Summary

In light of the inverse solution theory, an efficient solution procedure has been developed to generate reservoir descriptions conditioned to statistics for rock properties, hard data, and dynamic data. The technique yields realizations for wellbore skin factors at each active well and porosity and permeability which honor a priori information and dynamic production data. The technique invokes inverse solution theory to construct the objective function and uses the gradient method to generate the maximum a posteriori estimates.

Differing from the previous works, we derived and implemented a two-loop iteration method to perform the minimization. By using Krylov space-based methods to solve the linear part involved in the minimization, the explicit construction of the sensitivity coefficient matrix is avoided. Complexity analysis and computational results indicate the new algorithm is more efficient than several available methods due to the decrease of the number of the nonlinear iterations demanded for convergence.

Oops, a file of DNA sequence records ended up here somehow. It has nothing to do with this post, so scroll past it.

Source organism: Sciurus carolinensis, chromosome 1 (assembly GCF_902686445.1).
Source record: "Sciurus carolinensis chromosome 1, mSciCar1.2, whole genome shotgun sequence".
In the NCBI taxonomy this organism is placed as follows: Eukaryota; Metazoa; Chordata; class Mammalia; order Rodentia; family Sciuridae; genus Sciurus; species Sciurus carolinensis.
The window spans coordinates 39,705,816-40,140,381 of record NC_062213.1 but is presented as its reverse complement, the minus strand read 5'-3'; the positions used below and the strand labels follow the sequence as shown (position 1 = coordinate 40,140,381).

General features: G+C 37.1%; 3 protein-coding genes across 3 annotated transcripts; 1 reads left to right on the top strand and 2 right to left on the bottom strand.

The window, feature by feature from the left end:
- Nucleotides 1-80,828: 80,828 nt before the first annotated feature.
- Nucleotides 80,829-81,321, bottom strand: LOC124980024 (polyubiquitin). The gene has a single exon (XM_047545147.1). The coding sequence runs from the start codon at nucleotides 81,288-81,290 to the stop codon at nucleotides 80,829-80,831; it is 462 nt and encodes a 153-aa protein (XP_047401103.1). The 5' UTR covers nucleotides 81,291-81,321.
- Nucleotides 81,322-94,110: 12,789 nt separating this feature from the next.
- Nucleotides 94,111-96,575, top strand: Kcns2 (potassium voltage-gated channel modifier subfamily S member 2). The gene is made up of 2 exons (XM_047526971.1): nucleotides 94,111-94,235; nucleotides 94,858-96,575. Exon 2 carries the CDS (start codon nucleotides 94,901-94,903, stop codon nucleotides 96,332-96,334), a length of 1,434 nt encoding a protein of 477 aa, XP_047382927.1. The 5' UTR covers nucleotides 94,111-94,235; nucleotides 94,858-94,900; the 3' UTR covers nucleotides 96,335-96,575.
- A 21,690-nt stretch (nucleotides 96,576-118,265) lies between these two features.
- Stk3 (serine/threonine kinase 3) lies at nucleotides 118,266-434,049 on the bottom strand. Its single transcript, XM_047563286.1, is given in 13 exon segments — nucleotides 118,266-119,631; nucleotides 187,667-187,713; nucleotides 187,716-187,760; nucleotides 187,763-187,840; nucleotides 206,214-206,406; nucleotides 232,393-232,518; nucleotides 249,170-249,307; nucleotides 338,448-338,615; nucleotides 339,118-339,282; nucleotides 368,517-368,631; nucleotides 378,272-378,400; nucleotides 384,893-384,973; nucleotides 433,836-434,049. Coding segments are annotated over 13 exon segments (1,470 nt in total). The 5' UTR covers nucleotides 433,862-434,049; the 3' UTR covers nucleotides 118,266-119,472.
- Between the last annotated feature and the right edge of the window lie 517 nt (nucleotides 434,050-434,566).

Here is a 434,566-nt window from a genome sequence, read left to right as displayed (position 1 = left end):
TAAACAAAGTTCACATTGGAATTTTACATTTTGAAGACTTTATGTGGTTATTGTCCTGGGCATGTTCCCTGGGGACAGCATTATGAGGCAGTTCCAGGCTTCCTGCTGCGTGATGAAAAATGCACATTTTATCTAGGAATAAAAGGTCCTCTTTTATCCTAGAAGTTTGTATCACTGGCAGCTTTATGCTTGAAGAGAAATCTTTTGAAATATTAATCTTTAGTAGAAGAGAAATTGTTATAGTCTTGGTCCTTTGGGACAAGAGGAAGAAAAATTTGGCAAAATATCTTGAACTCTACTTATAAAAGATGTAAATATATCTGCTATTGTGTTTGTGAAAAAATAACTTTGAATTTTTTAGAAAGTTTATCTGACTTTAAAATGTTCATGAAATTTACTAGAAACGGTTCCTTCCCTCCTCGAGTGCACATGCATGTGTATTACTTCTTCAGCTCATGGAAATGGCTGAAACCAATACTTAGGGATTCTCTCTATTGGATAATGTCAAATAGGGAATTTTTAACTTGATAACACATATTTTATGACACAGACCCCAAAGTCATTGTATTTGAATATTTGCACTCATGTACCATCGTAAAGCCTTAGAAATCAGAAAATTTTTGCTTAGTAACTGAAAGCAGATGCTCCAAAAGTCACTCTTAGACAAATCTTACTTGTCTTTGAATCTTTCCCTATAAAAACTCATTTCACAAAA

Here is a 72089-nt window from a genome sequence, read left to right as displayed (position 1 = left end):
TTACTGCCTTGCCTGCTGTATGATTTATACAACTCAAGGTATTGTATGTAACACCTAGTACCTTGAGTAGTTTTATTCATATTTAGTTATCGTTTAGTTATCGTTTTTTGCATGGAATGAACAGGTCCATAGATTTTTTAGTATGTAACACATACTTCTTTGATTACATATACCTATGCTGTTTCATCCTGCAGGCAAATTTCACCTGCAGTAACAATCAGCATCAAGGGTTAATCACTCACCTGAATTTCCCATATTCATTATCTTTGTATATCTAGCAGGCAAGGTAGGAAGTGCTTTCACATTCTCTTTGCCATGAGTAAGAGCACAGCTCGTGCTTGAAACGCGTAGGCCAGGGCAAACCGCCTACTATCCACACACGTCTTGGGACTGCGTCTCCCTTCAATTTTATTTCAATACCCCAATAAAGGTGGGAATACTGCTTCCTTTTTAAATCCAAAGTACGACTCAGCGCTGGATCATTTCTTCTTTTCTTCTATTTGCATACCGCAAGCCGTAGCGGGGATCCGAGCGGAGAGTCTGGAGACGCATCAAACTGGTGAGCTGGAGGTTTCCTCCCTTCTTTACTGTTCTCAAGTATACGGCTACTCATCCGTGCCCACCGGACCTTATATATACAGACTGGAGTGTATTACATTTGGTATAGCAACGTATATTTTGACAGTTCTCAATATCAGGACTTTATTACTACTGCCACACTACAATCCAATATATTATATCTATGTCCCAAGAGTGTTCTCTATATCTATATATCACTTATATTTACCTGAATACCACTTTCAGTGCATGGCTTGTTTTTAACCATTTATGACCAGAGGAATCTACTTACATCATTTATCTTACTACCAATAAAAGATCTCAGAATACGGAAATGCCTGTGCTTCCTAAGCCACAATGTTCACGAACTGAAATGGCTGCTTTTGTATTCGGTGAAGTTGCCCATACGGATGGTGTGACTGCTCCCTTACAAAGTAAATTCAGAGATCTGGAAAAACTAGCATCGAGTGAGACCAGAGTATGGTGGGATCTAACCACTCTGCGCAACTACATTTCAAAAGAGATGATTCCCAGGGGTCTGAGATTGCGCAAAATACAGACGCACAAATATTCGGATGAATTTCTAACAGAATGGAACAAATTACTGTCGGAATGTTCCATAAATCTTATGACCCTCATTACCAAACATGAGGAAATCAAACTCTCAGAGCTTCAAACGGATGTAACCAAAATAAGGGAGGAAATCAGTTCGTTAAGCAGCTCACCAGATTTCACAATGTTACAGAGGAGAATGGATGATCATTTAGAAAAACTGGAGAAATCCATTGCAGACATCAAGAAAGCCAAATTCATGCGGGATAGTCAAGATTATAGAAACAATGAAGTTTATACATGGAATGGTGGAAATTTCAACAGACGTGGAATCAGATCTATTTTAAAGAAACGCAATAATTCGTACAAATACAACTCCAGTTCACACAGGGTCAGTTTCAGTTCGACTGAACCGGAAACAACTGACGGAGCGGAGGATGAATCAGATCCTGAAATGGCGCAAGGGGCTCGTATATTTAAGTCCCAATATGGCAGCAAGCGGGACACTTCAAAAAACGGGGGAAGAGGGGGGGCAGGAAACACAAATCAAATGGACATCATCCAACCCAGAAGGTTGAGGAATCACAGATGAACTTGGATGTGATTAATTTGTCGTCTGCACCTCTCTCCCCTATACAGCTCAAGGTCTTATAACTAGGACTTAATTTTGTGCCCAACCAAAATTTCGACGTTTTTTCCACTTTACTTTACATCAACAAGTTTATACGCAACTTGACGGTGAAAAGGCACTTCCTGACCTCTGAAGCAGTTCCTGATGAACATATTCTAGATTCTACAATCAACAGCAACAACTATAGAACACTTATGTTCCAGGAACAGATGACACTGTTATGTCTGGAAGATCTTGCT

We also developed a modified procedure for computing realizations using the Chebyshev approximation of the decomposed a posteriori covariance matrix. In this way, the expensive computational cost of the construction and decomposition of the a posteriori covariance matrix is substantially reduced. When estimating multiple categories of parameters, which is the case in this study, our new procedure produces much more accurate results than the conventional Chebyshev method.

Introduction